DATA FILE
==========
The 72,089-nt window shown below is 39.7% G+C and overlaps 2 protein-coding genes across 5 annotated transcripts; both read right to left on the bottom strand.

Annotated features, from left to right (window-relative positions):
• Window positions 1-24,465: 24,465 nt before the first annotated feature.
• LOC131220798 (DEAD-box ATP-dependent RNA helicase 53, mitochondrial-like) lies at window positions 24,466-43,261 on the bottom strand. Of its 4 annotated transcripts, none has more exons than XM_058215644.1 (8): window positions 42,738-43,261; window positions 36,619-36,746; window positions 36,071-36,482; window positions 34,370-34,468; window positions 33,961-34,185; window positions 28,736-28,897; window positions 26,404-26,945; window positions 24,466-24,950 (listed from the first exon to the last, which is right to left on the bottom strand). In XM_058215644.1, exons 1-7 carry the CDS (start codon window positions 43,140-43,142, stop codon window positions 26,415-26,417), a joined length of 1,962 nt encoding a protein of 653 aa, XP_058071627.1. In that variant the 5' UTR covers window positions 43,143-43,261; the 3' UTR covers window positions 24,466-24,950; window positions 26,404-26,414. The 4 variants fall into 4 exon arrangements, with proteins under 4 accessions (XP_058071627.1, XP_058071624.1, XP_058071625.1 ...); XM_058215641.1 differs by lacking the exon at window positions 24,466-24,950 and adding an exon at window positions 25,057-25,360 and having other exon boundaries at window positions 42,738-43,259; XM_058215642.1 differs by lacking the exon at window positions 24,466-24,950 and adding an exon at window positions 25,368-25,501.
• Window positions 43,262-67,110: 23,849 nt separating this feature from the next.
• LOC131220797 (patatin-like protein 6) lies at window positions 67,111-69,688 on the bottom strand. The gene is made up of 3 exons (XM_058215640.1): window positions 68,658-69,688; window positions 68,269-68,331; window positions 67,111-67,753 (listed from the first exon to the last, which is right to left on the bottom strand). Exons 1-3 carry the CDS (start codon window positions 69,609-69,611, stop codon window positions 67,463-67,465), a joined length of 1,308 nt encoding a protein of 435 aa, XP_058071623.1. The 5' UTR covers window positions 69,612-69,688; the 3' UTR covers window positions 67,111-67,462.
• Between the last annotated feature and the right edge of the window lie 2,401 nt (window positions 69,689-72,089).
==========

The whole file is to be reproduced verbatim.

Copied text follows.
The 72,089-nt window shown below is 39.7% G+C and overlaps 2 protein-coding genes across 5 annotated transcripts; both read right to left on the bottom strand.

Annotated features, from left to right (window-relative positions):
• Window positions 1-24,465: 24,465 nt before the first annotated feature.
• LOC131220798 (DEAD-box ATP-dependent RNA helicase 53, mitochondrial-like) lies at window positions 24,466-43,261 on the bottom strand. Of its 4 annotated transcripts, none has more exons than XM_058215644.1 (8): window positions 42,738-43,261; window positions 36,619-36,746; window positions 36,071-36,482; window positions 34,370-34,468; window positions 33,961-34,185; window positions 28,736-28,897; window positions 26,404-26,945; window positions 24,466-24,950 (listed from the first exon to the last, which is right to left on the bottom strand). In XM_058215644.1, exons 1-7 carry the CDS (start codon window positions 43,140-43,142, stop codon window positions 26,415-26,417), a joined length of 1,962 nt encoding a protein of 653 aa, XP_058071627.1. In that variant the 5' UTR covers window positions 43,143-43,261; the 3' UTR covers window positions 24,466-24,950; window positions 26,404-26,414. The 4 variants fall into 4 exon arrangements, with proteins under 4 accessions (XP_058071627.1, XP_058071624.1, XP_058071625.1 ...); XM_058215641.1 differs by lacking the exon at window positions 24,466-24,950 and adding an exon at window positions 25,057-25,360 and having other exon boundaries at window positions 42,738-43,259; XM_058215642.1 differs by lacking the exon at window positions 24,466-24,950 and adding an exon at window positions 25,368-25,501.
• Window positions 43,262-67,110: 23,849 nt separating this feature from the next.
• LOC131220797 (patatin-like protein 6) lies at window positions 67,111-69,688 on the bottom strand. The gene is made up of 3 exons (XM_058215640.1): window positions 68,658-69,688; window positions 68,269-68,331; window positions 67,111-67,753 (listed from the first exon to the last, which is right to left on the bottom strand). Exons 1-3 carry the CDS (start codon window positions 69,609-69,611, stop codon window positions 67,463-67,465), a joined length of 1,308 nt encoding a protein of 435 aa, XP_058071623.1. The 5' UTR covers window positions 69,612-69,688; the 3' UTR covers window positions 67,111-67,462.
• Between the last annotated feature and the right edge of the window lie 2,401 nt (window positions 69,689-72,089).